Edited by Eamonn Ryan
Warren Hurter’s interest is in the solar sector, with a core focus on transportation.
“My interest started at the University of Johannesburg (UJ) many moons ago, where I was part of a team developing solar-powered racing cars, which was a lot of fun.” The Solar Car Project at UJ was to promote the development of sustainable engineering design, efficient energy use, environmental awareness and innovation. This project involved the development of ultra lightweight and efficient vehicles for UJ to compete in the Shell Eco-Marathon. “While at varsity, I successfully built seven such vehicles manufactured from carbon fibre,” he says.
It served UJ as a platform to promote science, technology and engineering as an exciting career choice, with the primary purpose being to deliver engineering graduates who are equipped to deal with the many challenges in energy innovation.
The 2015 African Solar Drive kicked off in June and saw Ilanga II, the UJ Energy Movement’s solar powered electric car, traverse the northern parts of South Africa and cross the border into Namibia and Botswana, gathering and analysing data along the way. The team also successfully engaged with local communities to raise awareness around green technology.
The route commenced in Kimberley, continuing through to Upington, Keetmanshoop, Rehoboth, Windhoek, Walvis Bay, Swakopmund, Buitepos, Kang to finish in Gaborone. Along the way the team faced several technical challenges which led to some innovative on-the-road engineering feats including redesigning and manufacturing internal components in Windhoek to optimise the motor for the road conditions. This taught the team a valuable lesson in trouble shooting, says Hurter.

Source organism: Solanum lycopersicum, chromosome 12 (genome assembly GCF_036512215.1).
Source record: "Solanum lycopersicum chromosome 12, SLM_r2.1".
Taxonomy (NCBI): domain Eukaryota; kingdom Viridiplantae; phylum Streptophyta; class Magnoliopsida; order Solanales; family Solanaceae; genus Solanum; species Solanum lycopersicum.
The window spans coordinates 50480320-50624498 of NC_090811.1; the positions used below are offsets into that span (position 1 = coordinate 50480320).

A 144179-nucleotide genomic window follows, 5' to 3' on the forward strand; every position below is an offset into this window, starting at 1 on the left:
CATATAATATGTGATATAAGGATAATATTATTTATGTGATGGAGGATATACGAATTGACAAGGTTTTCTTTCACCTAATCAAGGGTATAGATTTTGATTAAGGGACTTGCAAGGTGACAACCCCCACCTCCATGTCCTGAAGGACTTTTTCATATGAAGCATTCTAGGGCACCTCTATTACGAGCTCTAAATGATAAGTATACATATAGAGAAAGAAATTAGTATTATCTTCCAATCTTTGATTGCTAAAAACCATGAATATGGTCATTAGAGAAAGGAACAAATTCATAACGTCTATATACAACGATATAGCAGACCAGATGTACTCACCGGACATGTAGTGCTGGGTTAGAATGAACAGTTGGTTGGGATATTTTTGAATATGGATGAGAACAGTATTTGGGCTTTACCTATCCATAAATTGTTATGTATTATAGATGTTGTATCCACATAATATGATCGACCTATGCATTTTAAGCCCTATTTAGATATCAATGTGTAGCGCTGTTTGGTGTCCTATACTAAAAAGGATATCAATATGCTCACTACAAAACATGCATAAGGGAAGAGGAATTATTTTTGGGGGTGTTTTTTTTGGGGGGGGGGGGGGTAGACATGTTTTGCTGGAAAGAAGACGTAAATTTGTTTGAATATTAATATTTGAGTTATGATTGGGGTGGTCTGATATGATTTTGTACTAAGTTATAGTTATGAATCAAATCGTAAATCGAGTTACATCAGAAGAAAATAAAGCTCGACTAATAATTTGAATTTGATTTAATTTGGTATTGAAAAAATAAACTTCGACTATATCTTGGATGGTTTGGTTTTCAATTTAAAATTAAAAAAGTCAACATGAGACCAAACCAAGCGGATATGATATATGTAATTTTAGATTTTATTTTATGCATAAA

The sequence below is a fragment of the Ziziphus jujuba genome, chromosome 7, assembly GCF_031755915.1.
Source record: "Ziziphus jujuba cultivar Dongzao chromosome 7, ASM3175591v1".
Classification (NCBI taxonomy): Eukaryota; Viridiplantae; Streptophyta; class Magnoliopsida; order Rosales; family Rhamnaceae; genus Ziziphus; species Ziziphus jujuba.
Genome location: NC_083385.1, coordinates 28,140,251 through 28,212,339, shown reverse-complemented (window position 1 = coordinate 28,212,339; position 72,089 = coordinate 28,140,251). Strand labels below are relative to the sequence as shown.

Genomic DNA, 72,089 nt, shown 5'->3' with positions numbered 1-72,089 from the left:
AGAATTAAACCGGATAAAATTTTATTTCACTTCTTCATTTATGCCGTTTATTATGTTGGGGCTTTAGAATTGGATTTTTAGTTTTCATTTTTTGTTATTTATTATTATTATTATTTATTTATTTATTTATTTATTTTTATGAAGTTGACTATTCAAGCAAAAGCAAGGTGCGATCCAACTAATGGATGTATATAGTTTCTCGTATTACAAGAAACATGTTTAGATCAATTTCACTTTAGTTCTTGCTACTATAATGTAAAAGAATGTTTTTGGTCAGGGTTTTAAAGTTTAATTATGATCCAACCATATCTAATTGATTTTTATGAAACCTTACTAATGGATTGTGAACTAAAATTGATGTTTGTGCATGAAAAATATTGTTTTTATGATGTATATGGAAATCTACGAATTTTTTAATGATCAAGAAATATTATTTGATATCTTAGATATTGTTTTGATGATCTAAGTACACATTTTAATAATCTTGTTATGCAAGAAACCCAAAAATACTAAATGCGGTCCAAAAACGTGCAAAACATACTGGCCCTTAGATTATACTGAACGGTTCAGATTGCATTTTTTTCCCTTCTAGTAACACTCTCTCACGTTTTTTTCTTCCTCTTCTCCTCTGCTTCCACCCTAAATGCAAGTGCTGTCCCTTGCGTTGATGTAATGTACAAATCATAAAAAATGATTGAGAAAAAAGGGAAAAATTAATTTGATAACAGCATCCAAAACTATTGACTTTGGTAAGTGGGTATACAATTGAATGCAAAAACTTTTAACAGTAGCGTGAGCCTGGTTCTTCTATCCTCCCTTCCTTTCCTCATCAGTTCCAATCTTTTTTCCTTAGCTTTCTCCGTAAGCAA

The 2015 African Solar Drive was a great initiative for not only promoting solar energy and green technology, but also because it raised awareness around fields of science, technology, engineering and mathematics with hundreds of scholars along the way. The project provided opportunities for UJ’s community engagement team to actively engage with schools and local communities through public lectures. “This was an experience like no other,” said Hurter at the time, as team and technology manager. “Seeing the young children’s faces when they saw the car for the first time and having the team see their responses, and for them to realise that this is more than a car. They should feel privileged to be a part of something like this that inspires others. In the end this showed. We finished the trip with a clinical and motivated team who took ownership of the project and will take it forward to the next solar challenge with new ideas and a drive
to be the best.”
In his further studies, he has contributed to research papers on a number of topics: ‘Investigating the effects of composite materials in solar cell encapsulation’, ‘A sustainable model for problem-based learning in South African schools’, while his masters’ research paper was on ‘Analysing a design and technology development framework through the implementation of a prototype composite vehicle suspension system’.
Today, Hurter has a master’s degree in mechanical engineering, and is currently completing his MBA. Following university, he started his professional career continuing to develop prototype electric and hybrid race vehicles, and thereafter working in the product development space. He now co-owns two companies developing automotive and commercial solar, as well as optimisation solutions for the likes of Shoprite Checkers, Coca-Cola and numerous others. He has continued breaking new ground in South Africa on the design and development of solar systems for refrigerated transport with his partners in NextDrive, of which he is co-founder and technical director. “Such systems boast efficiencies exceeding 90%, compared to traditional engines maxing out at around 25%, in addition, the reduction in moving parts contributes to lower maintenance requirements.”